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If you're involved in a messy divorce, or maybe one that is going suspiciously smoothly, you may be considering hiring a private investigator (P.I.). Private investigators can often be helpful. For example, a private investigator may be able to find out if your soon-to-be former spouse has been hiding money, misrepresenting their living situation, mistreating the children, or misrepresenting their financial situation in other ways (such as running a cash business on the side).
While many individuals will consider doing the investigative work on their own, this is generally not advised. First off, your credibility is already going to be in question as a party to the matter, whereas a private investigator, who will generally be licensed, will not testify to anything they do not have evidence to support thereby bolstering their credibility. Also, there are legal limits to spying on our spouse.
Private investigators can sometimes make your case a slam dunk, or sometimes just marginally help. Frequently they provide no benefit, and on rare occasion, they can make matters worse. Your attorney will usually be able to tell you if it is a good idea, financially, to hire one. One of the most important ways that a PI can be worth their generally hefty price-tags is when they discover hidden bank accounts or financial misrepresentations. If a court discovers that one party is hiding marital property, then that party is likely going to lose credibility.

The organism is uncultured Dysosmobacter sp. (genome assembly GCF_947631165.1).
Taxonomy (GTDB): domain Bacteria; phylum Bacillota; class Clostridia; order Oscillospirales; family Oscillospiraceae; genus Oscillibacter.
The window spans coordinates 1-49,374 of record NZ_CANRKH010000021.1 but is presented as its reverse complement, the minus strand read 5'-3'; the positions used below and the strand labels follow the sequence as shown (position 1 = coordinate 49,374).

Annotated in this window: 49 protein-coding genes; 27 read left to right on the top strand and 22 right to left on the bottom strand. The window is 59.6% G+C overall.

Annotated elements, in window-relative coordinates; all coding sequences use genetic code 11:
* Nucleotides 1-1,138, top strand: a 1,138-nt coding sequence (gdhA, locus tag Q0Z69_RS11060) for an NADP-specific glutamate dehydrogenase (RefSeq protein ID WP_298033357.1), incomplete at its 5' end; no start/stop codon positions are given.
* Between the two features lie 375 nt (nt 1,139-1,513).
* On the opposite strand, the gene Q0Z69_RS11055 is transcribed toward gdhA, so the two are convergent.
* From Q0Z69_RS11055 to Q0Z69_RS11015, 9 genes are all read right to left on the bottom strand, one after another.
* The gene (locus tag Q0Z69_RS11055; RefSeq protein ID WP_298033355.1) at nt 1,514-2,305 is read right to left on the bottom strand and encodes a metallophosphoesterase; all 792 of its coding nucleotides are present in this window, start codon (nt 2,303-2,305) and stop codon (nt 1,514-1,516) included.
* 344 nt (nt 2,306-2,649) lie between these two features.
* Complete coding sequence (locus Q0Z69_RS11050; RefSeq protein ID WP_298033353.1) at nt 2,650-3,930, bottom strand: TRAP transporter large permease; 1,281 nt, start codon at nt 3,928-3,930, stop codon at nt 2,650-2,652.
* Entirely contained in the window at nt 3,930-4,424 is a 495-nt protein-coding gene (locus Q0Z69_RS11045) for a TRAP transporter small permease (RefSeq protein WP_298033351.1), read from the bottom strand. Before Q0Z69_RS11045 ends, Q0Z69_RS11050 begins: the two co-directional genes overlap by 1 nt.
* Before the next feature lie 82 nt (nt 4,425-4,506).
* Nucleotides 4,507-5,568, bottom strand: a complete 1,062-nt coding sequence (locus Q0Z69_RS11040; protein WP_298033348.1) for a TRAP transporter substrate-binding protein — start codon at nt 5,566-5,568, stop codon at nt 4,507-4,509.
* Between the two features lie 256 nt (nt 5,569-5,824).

PIs can can also help confirming a spouse's living situation. While many states do not look to whether either party is at fault, discovering prior infidelity can often help in reaching a settlement. Additionally, most courts will consider evidence that a separated soon-to-be former spouse is cohabitating with a new lover, partner, or even a family member, for purposes of alimony at least, as well as potentially the distribution of marital assets.
This fact can also have important implications for child custody, if that is in issue. However, the legal landscape is always changing, and courts now look more and more to principles of fairness over fault.
If you're considering hiring a private investigator, talk to your attorney first. If you don't have an attorney, get one. Private investigators are costly and if you select the wrong one, it can land you in legal trouble. Having an attorney will help you mitigate the latter, while making sure that you're getting the most for your money.
Additionally, while you may want to find out if your soon-to-be former spouse is carrying on with a new lover, it is unlikely to help your case unless it is happening in front of, and has an impact on, your children. Your lawyer will be able to keep your emotions in check, while directing the investigator to focus on the legally relevant information for your case.
Meeting with a lawyer can help you understand your options and how to best protect your rights. Visit our attorney directory to find a lawyer near you who can help.